Bishop Walsh said a letter outlining what the church intends to do will be read out at weekend Masses.


The statement from Down and Connor said that three priests accused are still in ministry while one investigation has recently been re-opened by police.

The priest being investigated denies the allegations which dated back more than 20 years, while the other two priests were returned to ministry after their cases were investigated in 1992 and 1996.

Two civil actions against one priest are pending, two other priests have been suspended and a further two have retired.

The latest statement follows revelations of child abuse in the Derry diocese and the findings of a report into clerical sex abuse in County Wexford earlier this week.

On Thursday, Bishop of Derry Dr Seamus Hegarty said allegations of child sex abuse had been made against 26 priests serving in his diocese over the past 50 years.


Dr Hegarty said there had been only one successful prosecution.


Bishop Hegarty investigated past and current child sex abuse allegations with the aid of an independent child welfare expert.


He said they trawled back over 50 years, a period during which 330 priests served or are still serving in the Derry diocese.

Two cases resulted in prosecutions and one of these was successful, said Dr Hegarty.

Bishop Hegarty said he published the report confident that "every allegation made against priests now serving in his diocese had been investigated and the necessary procedures followed".

To the victims, he said he "could not express enough his heartfelt and unreserved apologies".

The bishop's comments followed the Ferns inquiry which found that 21 priests had abused children in County Wexford over the past 40 years.



Story from BBC NEWS:
http://news.bbc.co.uk/go/pr/fr/-/1/hi/northern_ireland/4384144.stm

Published: 2005/10/28 08:21:41 GMT

© BBC MMV
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PostPosted: 31-10-2005 11:13    Post subject: Claims over priest lead to move Reply with quote

Claims over priest lead to move
Catholic priest Fr Pat Crilly has left his post while claims of child sex abuse against him are investigated, the Bishop of Derry has said.
Dr Seamus Hegarty broke the news to Fr Crilly's parishioners at Mass in Desertmartin on Sunday.

He said Fr Crilly had denied the claims but asked for leave of absence while police carried out an investigation.

The bishop last week said allegations of sex abuse had been made against 26 priests in the diocese over 50 years.



Story from BBC NEWS:
http://news.bbc.co.uk/go/pr/fr/-/1/hi/northern_ireland/4392022.stm

Published: 2005/10/31 09:24:12 GMT

© BBC MMV
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PostPosted: 04-11-2005 13:27    Post subject: West stunned as 27 Tuam priests in abuse scandal Reply with quote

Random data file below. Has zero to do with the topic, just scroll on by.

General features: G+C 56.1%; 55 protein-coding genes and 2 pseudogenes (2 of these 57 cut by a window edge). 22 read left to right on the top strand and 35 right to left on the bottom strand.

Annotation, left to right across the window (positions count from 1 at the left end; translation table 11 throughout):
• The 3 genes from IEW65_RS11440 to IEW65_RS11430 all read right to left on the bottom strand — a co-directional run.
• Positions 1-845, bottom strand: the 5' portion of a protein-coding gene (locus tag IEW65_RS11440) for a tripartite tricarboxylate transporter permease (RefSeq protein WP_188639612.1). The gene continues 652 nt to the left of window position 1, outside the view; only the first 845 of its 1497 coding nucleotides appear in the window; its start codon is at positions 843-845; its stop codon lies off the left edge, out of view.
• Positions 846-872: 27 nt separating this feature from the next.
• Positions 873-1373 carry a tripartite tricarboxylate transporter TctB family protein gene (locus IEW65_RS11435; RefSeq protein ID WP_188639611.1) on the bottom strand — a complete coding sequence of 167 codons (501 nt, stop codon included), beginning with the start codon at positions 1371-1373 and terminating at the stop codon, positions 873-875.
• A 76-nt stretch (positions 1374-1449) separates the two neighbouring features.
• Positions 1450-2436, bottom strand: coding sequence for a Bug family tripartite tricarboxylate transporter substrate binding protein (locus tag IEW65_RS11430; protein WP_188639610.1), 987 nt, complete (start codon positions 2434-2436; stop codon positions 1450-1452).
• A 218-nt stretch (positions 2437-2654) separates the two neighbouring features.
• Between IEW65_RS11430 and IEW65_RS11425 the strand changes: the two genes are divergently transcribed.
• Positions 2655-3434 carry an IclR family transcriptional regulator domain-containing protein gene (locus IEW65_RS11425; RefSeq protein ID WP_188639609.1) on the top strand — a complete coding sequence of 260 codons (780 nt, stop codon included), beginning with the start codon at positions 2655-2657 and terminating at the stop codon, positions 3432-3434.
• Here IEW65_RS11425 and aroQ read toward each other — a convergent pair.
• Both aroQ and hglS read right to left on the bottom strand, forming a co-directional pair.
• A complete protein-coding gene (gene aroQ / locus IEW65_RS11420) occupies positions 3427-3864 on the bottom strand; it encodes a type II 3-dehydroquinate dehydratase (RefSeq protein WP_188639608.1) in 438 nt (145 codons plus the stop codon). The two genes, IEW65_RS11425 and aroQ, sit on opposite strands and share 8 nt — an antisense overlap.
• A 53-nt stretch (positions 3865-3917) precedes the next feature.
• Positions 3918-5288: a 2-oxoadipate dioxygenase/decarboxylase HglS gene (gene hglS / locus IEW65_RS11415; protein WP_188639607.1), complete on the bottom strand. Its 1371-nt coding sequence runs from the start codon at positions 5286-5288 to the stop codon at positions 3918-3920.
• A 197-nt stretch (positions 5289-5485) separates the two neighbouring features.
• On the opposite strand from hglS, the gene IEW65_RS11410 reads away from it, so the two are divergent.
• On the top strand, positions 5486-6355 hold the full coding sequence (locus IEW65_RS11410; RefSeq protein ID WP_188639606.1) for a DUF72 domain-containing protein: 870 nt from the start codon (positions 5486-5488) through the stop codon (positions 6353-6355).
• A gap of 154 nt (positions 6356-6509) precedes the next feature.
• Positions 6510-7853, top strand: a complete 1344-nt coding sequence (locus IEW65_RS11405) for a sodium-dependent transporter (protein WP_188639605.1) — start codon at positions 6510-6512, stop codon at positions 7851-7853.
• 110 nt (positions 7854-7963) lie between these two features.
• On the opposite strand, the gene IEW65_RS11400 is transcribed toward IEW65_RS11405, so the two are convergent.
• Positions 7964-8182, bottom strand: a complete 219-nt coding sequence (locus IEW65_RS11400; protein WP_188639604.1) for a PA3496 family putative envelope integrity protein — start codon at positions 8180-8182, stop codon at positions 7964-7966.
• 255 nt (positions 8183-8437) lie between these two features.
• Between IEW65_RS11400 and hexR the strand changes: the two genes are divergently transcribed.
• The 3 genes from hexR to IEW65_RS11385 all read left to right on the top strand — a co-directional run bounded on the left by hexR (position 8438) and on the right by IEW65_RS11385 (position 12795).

Quote:
Wednesday, November 02, 2005

West stunned as 27 Tuam priests in abuse scandal

A total of 27 priests from the Archdiocese of Tuam have been linked to allegations of child sexual abuse, the Western People can reveal. The figure is one of the highest in the country and will come as a major shock to parishioners in counties Mayo and Galway where the alleged paedophiles were based.

In a statement released at the weekend, the Archbishop of Tuam, Dr Michael Neary, revealed that seven of the 27 priests are now deceased. The earliest date of the alleged abuse was 1940 and eight priests who had been identified as probable child sexual abusers have since left the priesthood.

Archbishop Neary said 19 priests had been based solely in the Archdiocese of Tuam while a further seven had held temporary positions or had occasionally administered in the Archdiocese. The Tuam diocese covers a vast area of South and West Mayo, including Claremorris, Ballinrobe, Westport, Castlebar, Achill Island, as well as parts of North Galway.

Of the 27 priests involved, three have been convicted of charges of child sexual abuse while the Director of Public Prosecutions has decided not to prosecute another two. A further eight priests - living at the time the complaint was received – have left the priesthood following a reasonable suspicion that child sexual abuse may have occurred.

Mr Colm O‘Gorman, Director of One in Four group, which offers support to victims of clerical sex abuse, said the claims in Tuam were “on a par” with the scandal-riven Diocese of Ferns, given the similarity of the population of each diocese.

Mr O’Gorman said he found it remarkable that bishops were only now making these figures available, even though in some cases they were available for the last 50 years.

Dr Neary revealed that eight civil actions involving child sexual abuse have been brought, of which seven have been settled. Compensation of €327,000 has been paid to the victims with an additional €170,000 being expended on legal fees. The Archbishop did not reveal if further settlements were pending.

Dr Neary assured Catholics throughout the Archdiocese that the alleged perpetrators of child sexual abuse had been removed from office and he said that the Gardaí had been contacted in all cases involving living priests.

“No priest is currently in ministry who is the subject of an investigation involving child sexual abuse or about whom there has been reasonable suspicion that child sexual abuse may have occurred.”